A New Brunswick mother is raising concerns after she says her young daughter waited nearly 19 hours in a hospital emergency room with a broken wrist.
Amber Thompson was at work around noon on Monday when she got a call from her daughter’s school that she had fallen off the slide in the playground. It was a drop of nearly two metres.
Thompson rushed to pick up six-year-old Athena, who had been given a makeshift sling for her injured arm.
They went straight to the emergency room at Moncton’s Dr. Georges-L.-Dumont University Hospital Centre, not knowing what to expect.
“The place was packed so I knew it was gonna be a little bit of a wait,” said Thompson.
When the two first arrived to the hospital, Thompson said staff came briefly to look at Athena’s arm.
“They asked her if it hurt. She said, ‘yes,'” Thompson said of the conversation.
According to Thompson, staff gave “a quick look” and asked Athena to squeeze the staff member’s hand. Thompson said she couldn’t squeeze very hard. They were then sent to the waiting room.
“We were in there for 18 and a half hours.”
She said staff didn’t offer her daughter anything for the pain, or anything to prop up her injured arm.
“She’s very smiley, very outgoing, and she just kind of sat there. She looked very sad. You can see from the other patients that they felt sorry for her.”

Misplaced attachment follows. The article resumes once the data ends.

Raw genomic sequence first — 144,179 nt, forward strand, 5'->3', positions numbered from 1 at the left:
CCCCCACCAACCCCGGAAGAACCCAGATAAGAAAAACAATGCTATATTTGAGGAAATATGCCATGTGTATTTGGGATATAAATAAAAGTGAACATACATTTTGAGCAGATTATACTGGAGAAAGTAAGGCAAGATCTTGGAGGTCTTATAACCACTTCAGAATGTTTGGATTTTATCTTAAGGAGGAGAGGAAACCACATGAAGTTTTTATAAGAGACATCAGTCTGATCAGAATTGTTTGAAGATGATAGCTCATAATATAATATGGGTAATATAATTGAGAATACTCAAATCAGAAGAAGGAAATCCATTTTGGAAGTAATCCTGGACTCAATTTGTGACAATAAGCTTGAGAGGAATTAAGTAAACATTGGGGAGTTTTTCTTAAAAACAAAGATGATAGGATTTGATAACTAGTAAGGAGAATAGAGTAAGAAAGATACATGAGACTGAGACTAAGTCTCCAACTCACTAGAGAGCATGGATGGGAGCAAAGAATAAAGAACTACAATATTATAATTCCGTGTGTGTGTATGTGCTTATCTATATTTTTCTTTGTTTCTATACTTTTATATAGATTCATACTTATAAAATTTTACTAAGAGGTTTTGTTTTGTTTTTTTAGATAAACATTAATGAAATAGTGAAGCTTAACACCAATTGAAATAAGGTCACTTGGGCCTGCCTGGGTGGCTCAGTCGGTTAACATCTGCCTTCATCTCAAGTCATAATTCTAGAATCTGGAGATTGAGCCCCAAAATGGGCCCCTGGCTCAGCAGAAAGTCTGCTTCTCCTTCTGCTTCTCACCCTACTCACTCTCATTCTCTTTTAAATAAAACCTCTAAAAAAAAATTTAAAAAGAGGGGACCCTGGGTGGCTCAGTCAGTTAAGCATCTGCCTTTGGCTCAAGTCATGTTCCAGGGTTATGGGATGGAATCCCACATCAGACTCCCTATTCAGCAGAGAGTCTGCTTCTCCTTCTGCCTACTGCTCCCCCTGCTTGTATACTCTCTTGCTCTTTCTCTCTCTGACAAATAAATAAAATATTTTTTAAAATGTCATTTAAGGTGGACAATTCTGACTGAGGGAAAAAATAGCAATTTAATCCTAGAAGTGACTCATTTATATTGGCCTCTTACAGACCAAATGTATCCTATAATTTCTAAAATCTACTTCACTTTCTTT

Come Tuesday morning — after nearly 19 hours in the waiting room — Thompson’s boyfriend suggested they go to the city hospital instead.
She weighed her options, not wanting to go through another hours-long wait. After having realized that not one patient in the room had been called for nearly 12 hours, they decided to leave.
“We got seen almost instantly,” she said of the second The Moncton Hospital, which is where they went next.
“We were in, registered, X-rayed. She got her cast on and we were out within two hours.”
According to Thompson, the doctor said even before the X-ray, he could tell Athena’s wrist was broken.
This story comes as hospitals in the province have been battling staffing shortages due to the COVID-19 pandemic and burnout.
Over the past few months, the Dumont has repeatedly asked the general public to avoid the emergency room when possible.
A spokesperson from the Vitalité Health Network told Global News they were unable to comment on individual cases, refusing to answer questions about the severity of staffing shortages and other contributing factors to wait times.
Meanwhile, the executive director of The Moncton Hospital, Christa-Wheeler Thorne, said there are currently nine unfilled registered nurse positions in its emergency room.
Public health has not responded to questions about the different factors contributing to wait times at both of Moncton’s hospitals.
While Thompson said her daughter handled the situation “like a champ,” she has lingering concerns.
“It was very disheartening and very frustrating,” she said, adding she felt there wasn’t much compassion from staff at Dumont.
“It makes me worry that in the future, if something happens, are we gonna have to wait again?”
Athena’s injury is now healing, and she will be checked again on Monday and have a new cast put on.